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Saturday, October 25, 2014

Ramble On: Author Jerome Preisler Talks Derek Jeter and the New York Yankees

Prolific author and former columnist for YES Network Jerome Preisler sat down with Ron Juckett and myself and talked about his time covering the New York Yankees. He shared his thoughts about the recently retired Yankees captain Derek Jeter, and gives a fascinating look at slugger Alex Rodriguez.
Check out the podcast HERE.

You can check me out on Facebook or follow me on Twitter @historianandrew

Thursday, October 23, 2014

Boston Red Sox: The Prospects That Got Away

The Boston Red Sox have developed an excellent reputation in recent years for their ability to identify, scout and draft/sign top-notch amateur talent. As a result, current key contributors like Dustin Pedroia, Clay Buchholz and Xander Bogaerts are all products of their player development system. Despite such strong examples, the organization hasn’t nailed every player development move—nor should they be expected to.

Just because a player has been drafted doesn’t mean they are in the fold. It can be a difficult proposition to come to terms with the dozens that are selected annually, and there are always some that go unsigned—typically because they are going to college or because they want more money than the team is willing to give. For the fun (and agony) of it, let’s take a look at some of the best players the Red Sox have drafted over the past decade, did not sign but have gone on to have success with other teams.

Steve Pearce, First Baseman- Drafted 10th Round in 2004: 10 years and four organizations after being selected by the Sox, Pearce finally made a splash in the majors this season at the age of 31, hitting .293 with 21 home runs for the Baltimore Orioles. It took nine minor league seasons and parts of seven major league seasons before he was finally able to find a regular gig. However, he looks like he has finally stuck and may be a better-fielding Brian Daubach for a new generation.

Pedro Alvarez, Third Baseman- Drafted 14th Round in 2005: A major prospect coming out of high school, Alvarez passed on signing in order to attend Vanderbilt. The move paid off, as he polished his game enough to become the second overall selection in the 2008 draft. Although he has 104 home runs in five seasons with the Pittsburgh Pirates, he has also hit just a combined .235 with 678 strikeouts in 592 games. Nevertheless, now playing third base, he has few peers in the big leagues that can match his power at the position.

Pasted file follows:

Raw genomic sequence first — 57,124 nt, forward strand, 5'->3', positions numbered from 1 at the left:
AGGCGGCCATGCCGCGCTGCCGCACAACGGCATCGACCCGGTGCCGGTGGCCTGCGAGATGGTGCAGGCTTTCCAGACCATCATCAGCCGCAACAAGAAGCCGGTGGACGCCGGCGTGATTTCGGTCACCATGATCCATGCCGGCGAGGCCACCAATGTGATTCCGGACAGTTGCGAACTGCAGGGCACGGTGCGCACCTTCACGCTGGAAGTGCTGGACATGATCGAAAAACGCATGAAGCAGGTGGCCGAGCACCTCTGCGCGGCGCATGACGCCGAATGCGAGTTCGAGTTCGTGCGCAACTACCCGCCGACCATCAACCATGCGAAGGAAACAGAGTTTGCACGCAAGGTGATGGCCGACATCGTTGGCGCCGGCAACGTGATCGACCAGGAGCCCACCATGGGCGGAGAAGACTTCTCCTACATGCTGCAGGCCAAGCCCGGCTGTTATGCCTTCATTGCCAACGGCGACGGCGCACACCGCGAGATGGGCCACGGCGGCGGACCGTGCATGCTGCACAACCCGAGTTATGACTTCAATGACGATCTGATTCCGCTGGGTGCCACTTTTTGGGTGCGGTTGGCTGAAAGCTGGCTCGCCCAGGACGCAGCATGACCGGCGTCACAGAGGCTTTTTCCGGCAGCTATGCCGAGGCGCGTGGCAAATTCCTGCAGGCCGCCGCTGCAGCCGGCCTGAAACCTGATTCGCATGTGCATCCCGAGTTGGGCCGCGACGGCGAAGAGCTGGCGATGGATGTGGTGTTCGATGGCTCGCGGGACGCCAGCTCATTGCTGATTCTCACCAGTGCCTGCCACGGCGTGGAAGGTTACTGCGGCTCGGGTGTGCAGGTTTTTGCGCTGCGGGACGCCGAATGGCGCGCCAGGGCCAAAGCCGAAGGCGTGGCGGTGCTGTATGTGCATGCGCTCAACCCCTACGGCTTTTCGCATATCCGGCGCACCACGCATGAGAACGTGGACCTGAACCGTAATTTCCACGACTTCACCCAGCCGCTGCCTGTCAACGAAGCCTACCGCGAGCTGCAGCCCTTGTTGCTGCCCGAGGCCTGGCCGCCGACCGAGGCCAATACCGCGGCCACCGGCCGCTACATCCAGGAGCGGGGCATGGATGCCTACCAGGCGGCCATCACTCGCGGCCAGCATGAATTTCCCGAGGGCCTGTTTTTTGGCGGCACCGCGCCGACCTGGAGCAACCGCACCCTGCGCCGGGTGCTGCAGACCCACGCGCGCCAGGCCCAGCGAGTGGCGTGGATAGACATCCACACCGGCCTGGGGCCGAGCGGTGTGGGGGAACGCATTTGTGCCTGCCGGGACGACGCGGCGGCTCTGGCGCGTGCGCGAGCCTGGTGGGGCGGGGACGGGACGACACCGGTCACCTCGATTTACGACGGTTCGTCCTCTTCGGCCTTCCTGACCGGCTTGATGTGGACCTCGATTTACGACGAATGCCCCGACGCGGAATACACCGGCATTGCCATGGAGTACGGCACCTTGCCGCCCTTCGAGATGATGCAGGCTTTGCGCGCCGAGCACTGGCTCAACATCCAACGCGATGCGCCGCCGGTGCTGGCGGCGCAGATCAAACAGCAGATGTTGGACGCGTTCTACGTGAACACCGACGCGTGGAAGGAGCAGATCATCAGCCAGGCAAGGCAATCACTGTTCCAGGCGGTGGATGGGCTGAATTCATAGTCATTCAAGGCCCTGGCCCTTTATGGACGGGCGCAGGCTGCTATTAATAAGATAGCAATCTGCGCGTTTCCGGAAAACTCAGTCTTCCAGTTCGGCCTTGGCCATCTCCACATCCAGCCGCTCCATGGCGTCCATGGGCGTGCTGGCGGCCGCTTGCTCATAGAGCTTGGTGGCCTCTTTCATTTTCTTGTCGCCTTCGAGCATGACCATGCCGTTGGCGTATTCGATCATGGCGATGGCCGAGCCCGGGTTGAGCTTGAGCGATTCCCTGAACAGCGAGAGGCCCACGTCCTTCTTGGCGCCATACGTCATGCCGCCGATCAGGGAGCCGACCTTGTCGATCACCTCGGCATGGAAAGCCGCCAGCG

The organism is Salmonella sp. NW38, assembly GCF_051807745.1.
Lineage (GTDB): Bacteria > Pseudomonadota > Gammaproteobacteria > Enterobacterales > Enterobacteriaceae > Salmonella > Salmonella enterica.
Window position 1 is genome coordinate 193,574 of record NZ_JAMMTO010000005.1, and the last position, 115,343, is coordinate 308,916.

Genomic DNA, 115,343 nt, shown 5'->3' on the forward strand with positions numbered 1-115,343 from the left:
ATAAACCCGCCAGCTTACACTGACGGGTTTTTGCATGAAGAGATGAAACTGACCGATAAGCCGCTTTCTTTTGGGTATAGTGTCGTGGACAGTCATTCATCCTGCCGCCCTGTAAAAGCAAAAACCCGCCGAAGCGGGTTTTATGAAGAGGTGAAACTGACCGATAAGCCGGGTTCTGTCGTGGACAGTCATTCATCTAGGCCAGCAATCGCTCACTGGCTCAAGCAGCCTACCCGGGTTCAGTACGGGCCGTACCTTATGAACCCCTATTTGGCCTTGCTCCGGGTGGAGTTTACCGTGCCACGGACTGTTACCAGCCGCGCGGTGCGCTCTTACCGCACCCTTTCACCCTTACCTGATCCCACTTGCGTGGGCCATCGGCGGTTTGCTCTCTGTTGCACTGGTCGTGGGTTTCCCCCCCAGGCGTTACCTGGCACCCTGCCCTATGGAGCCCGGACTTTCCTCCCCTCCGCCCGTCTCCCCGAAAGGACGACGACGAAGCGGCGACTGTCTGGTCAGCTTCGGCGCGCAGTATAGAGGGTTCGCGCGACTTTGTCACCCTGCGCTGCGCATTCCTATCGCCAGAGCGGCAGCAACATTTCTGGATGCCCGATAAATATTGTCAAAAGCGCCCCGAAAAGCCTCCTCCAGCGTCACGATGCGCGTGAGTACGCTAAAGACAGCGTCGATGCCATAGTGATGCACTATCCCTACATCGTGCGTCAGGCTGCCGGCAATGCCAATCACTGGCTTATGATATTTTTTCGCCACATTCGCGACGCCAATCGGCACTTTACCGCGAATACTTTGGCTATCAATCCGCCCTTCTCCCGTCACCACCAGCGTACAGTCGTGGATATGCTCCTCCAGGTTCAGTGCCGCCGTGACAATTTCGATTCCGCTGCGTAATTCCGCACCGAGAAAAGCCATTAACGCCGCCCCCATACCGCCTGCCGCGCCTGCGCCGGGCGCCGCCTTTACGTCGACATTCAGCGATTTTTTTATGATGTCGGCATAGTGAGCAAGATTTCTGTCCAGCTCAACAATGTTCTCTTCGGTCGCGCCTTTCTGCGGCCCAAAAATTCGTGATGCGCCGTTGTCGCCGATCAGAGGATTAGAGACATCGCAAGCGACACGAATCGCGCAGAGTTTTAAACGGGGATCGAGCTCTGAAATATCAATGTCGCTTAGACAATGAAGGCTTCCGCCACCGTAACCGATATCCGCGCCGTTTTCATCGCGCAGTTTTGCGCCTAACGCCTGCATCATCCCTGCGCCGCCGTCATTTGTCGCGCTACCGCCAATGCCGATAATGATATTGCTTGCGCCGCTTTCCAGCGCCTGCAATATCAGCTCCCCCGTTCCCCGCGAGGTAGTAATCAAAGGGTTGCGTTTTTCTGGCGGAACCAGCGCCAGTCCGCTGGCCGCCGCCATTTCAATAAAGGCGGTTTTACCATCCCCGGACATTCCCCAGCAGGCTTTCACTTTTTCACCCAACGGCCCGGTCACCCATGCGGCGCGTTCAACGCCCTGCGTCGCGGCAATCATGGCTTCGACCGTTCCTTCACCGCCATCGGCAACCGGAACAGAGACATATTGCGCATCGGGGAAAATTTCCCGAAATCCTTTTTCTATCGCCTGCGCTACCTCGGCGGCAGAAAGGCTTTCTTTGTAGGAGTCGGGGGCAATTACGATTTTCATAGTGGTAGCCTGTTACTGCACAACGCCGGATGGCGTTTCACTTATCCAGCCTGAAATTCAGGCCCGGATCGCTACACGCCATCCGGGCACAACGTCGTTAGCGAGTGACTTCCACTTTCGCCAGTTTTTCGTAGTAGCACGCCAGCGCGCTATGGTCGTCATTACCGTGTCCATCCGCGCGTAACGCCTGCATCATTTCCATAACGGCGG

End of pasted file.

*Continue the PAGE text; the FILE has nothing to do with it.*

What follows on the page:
Charlie Blackmon, Pitcher- Drafted 20th Round in 2005: Boston thought enough of his pitching prowess to draft this future major league outfielder as a hurler. Electing instead to attend Georgia Tech, he ultimately became a 2008 second-round pick of the Colorado Rockies and developed into a starter for them midway through last year. This was a  breakout season for him, as he hit .288 with 19 home runs and 28 stolen bases, numbers that would have been a big help to the anemic production the Red Sox got from their outfielders in 2014.

Jason Castro, Catcher- Drafted 45th Round in 2005: The Red Sox appear to have their catchers of the future on the horizon in Christian Vazquez and Blake Swihart, but if they had retained Castro they could have had real a log jam on their hands. A solid receiver, Castro is better known for his bat, which has launched 32 home runs over the past two seasons and helped earn him a 2013 All-Star nod.

Brandon Belt, Outfielder- Drafted 11th round in 2006: Passing up a chance to join Boston to go to school (community college and then the University of Texas), Belt became a fifth-round pick of the San Francisco Giants in 2009. Monster minor league numbers, including a collective .350 batting average have not yet fully translated at the big league level. Still, the large left-handed hitter is just 26 and has a career 125 OPS+ in his four seasons by the bay.

Yasmani Grandal, Catcher- Drafted 27th Round in 2007: Following a standout career with the Miami Hurricanes, Grandal was taken by the Cincinnati Reds with the 10th overall selection in the 2010 draft. He was then flipped to the Padres in a trade the following December. Sandwiched around a 2013 suspension for PEDS, he has managed a combined 120 OPS+ in parts of three seasons for the offensively-challenged Padres. On the other hand, his lack of defense has led to him seeing more time of late at first base where his bat doesn’t play up nearly as much.

Nick Tepesch, Pitcher- Drafted 28th Round in 2007: A career record of 25-12 with a 3.45 ERA in four minor league seasons in the Texas Rangers’ system carried the big right-hander to the majors in 2013. He is just 9-17 with a 4.56 ERA in 42 games (39 starts) over the past two years in the majors but is still young, and having already held his own, may see brighter days ahead.